Pung concedes that, ‘In the upper classes in a school like Laurinda, where everyone tries to be racist – to be politically correct – sometimes it can come across as quite racist, because they’re just telling you what your culture is.
Like, assuming that you’re interested in Asian art and history just because you’re Asian.’ Pung’s own high school experiences have shaped her writing.
I read a book about two-and-a-half years ago called , of course), but it made me realise that you can write a book for adults set around 13-year-old girls and boys.
But I did start off with the aim of writing YA, and writing a satire about class – it was a little of both, really.’ The subject of bullying is also explored in , but Pung plays with preconceived expectations, depicting the relentless bullying of teachers by the conniving Cabinet students.
Another is the movement in geographic setting from Alice’s time in China, to her return to Melbourne, to her father’s life in Cambodia and then her much later visit to Cambodia with her father, and finally back in Melbourne again.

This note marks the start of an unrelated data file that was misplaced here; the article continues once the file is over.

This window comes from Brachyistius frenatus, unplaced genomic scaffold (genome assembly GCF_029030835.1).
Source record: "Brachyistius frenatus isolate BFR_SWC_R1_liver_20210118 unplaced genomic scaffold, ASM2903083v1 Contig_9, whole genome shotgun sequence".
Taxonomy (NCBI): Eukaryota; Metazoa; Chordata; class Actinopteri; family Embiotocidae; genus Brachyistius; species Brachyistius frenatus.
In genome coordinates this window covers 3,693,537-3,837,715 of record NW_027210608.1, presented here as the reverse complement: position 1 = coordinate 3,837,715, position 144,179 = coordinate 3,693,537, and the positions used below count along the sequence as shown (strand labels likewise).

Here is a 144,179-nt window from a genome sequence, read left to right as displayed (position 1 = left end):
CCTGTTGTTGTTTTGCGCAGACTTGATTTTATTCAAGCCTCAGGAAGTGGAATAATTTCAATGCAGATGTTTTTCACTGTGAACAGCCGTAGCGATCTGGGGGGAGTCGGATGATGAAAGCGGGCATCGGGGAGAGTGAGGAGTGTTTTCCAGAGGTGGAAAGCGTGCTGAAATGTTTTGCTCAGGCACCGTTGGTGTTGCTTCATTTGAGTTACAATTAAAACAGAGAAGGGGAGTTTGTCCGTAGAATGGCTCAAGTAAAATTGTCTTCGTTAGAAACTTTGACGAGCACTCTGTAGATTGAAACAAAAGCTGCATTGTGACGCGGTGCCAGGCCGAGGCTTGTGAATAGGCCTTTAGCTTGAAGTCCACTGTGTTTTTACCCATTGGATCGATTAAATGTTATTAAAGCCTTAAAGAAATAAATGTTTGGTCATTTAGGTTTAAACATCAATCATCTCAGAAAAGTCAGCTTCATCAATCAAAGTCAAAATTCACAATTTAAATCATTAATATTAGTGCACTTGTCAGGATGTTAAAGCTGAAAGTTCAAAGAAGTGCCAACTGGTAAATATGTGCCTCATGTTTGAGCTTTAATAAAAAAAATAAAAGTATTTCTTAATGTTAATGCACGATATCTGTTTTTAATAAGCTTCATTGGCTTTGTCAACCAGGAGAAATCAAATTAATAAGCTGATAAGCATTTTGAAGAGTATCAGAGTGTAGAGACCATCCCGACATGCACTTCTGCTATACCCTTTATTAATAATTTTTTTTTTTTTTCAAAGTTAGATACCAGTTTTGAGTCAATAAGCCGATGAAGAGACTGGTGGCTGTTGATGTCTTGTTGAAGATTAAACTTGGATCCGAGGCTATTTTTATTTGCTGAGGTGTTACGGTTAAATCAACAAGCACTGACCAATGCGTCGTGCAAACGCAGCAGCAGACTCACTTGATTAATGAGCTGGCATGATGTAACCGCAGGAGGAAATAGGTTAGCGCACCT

This geographic movement is overlaid with the third significant aspect of the structure, its chronology.
‘Because I changed high school so many times, I came to learn that there’s no sense of self that’s fixed – and that comes from being Buddhist as well.
Because at Christ the King I was pretty funny and pretty well-liked, and then I changed schools to one that didn’t have many Asian kids – so suddenly I was the quiet Asian kid, every time I told a joke it fell flat because people didn’t expect Asians to be funny.
It was an interesting experience, and I tried to reflect that in the character of Lucy.’ I do wonder how surprised people will be to discover that Alice Pung’s first foray into fiction is by way of YA.
You need only read the book’s acknowledgments to understand where Pung’s affinity for the readership stems from – she specifically thanks John Marsden and Melina Marchetta for their books, which she read while growing up and which clearly left a mark.